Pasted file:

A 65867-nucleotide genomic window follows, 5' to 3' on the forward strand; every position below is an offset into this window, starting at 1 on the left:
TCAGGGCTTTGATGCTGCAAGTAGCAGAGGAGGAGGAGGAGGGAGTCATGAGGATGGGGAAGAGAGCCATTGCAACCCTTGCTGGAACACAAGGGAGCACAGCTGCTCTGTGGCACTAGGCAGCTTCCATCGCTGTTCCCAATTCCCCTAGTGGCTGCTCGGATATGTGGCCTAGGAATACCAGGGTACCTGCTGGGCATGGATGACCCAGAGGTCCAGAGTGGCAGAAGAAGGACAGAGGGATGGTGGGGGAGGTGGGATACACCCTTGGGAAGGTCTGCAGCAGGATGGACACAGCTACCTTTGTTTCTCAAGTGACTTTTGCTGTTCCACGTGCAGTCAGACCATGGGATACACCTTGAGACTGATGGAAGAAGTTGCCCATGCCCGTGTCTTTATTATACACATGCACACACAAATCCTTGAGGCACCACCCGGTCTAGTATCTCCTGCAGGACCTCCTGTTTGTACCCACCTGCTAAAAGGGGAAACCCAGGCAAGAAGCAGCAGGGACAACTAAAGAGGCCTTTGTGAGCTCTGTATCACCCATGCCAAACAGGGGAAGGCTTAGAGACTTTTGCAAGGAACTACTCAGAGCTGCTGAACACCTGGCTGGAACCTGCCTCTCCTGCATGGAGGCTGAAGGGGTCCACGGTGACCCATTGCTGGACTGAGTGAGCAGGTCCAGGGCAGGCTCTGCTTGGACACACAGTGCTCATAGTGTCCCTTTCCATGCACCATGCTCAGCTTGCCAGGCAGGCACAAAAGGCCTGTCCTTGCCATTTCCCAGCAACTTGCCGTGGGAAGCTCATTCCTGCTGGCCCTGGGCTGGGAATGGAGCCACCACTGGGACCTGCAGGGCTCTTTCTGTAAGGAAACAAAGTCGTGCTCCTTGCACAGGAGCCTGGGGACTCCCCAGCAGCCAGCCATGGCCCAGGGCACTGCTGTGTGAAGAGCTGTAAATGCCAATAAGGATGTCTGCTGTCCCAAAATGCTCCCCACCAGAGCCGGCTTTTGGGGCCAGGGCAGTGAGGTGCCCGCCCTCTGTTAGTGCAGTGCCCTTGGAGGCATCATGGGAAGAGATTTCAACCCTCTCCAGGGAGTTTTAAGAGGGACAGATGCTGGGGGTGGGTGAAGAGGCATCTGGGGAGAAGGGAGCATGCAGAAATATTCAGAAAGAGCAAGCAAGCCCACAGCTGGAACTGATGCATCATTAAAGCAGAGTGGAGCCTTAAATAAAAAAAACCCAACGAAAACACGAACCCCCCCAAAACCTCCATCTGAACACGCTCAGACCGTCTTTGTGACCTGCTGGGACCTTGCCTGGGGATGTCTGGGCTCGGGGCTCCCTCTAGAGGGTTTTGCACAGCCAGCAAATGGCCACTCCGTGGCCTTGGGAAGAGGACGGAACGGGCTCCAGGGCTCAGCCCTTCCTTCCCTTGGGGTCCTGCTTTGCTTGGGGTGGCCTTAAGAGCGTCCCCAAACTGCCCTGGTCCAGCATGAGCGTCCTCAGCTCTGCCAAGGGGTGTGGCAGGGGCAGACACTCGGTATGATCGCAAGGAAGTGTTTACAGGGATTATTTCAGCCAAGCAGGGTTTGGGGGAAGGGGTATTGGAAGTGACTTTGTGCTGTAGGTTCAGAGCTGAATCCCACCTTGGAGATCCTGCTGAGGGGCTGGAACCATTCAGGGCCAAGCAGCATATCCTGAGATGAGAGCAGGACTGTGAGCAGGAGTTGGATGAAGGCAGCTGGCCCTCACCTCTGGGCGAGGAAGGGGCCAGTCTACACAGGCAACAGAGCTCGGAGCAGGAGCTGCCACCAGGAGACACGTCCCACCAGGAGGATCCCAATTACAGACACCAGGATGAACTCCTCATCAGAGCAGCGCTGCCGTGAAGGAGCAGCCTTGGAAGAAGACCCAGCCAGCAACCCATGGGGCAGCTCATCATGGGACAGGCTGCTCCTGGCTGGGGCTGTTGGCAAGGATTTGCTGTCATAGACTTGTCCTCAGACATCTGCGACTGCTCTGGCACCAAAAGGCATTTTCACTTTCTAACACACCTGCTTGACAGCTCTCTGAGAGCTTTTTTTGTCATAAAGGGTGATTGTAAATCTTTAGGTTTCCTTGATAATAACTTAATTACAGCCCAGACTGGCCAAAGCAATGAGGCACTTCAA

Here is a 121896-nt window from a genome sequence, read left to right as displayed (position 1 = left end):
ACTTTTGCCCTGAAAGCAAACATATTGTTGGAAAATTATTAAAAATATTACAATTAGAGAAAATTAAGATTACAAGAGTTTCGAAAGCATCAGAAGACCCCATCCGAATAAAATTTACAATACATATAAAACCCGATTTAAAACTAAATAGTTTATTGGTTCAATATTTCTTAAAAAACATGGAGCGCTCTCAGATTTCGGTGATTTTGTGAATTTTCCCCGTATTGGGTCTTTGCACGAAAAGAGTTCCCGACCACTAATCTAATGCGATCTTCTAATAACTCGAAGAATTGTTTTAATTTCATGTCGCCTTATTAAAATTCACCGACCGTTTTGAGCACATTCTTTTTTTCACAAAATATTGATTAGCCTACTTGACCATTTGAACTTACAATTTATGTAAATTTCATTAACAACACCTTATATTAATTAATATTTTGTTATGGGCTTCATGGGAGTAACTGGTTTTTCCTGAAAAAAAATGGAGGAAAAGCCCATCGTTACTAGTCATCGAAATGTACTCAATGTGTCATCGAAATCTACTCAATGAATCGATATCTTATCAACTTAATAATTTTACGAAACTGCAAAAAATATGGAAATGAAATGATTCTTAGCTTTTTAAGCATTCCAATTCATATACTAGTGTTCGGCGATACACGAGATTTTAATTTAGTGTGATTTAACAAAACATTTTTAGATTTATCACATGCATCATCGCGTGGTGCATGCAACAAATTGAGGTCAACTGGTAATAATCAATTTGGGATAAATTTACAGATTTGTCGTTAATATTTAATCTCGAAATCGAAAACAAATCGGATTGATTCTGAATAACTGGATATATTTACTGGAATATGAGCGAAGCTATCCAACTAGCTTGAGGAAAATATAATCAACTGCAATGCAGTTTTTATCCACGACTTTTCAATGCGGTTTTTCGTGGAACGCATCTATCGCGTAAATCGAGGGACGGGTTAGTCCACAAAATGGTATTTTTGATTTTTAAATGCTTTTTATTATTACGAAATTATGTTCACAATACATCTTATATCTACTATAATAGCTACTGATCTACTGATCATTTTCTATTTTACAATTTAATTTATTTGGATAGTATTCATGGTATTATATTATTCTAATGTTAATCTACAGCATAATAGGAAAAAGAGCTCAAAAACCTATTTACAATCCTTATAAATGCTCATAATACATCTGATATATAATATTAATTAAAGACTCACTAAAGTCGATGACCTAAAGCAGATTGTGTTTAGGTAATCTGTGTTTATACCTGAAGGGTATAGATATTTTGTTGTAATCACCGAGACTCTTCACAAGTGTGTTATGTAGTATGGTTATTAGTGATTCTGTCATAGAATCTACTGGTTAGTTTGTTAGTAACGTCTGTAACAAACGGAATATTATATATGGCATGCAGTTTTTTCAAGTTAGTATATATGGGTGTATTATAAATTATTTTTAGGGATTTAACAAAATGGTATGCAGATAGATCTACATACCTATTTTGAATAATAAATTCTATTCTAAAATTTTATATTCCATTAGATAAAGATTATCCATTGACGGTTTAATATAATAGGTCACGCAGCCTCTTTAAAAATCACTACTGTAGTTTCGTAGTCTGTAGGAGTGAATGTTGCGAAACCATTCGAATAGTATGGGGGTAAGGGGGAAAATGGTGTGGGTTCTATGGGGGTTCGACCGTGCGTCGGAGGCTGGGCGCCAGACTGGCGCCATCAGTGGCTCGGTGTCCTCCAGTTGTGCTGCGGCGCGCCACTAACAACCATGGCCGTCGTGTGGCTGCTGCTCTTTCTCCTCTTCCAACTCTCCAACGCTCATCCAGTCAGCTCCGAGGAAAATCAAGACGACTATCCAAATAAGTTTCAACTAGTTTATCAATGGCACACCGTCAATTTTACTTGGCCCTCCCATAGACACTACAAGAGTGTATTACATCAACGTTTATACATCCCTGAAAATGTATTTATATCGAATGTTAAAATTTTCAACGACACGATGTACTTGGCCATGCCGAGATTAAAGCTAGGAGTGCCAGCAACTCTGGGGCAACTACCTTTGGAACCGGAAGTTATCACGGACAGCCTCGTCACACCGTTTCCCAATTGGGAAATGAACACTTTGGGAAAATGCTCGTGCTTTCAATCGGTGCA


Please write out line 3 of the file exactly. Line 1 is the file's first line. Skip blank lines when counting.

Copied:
Here is a 121896-nt window from a genome sequence, read left to right as displayed (position 1 = left end):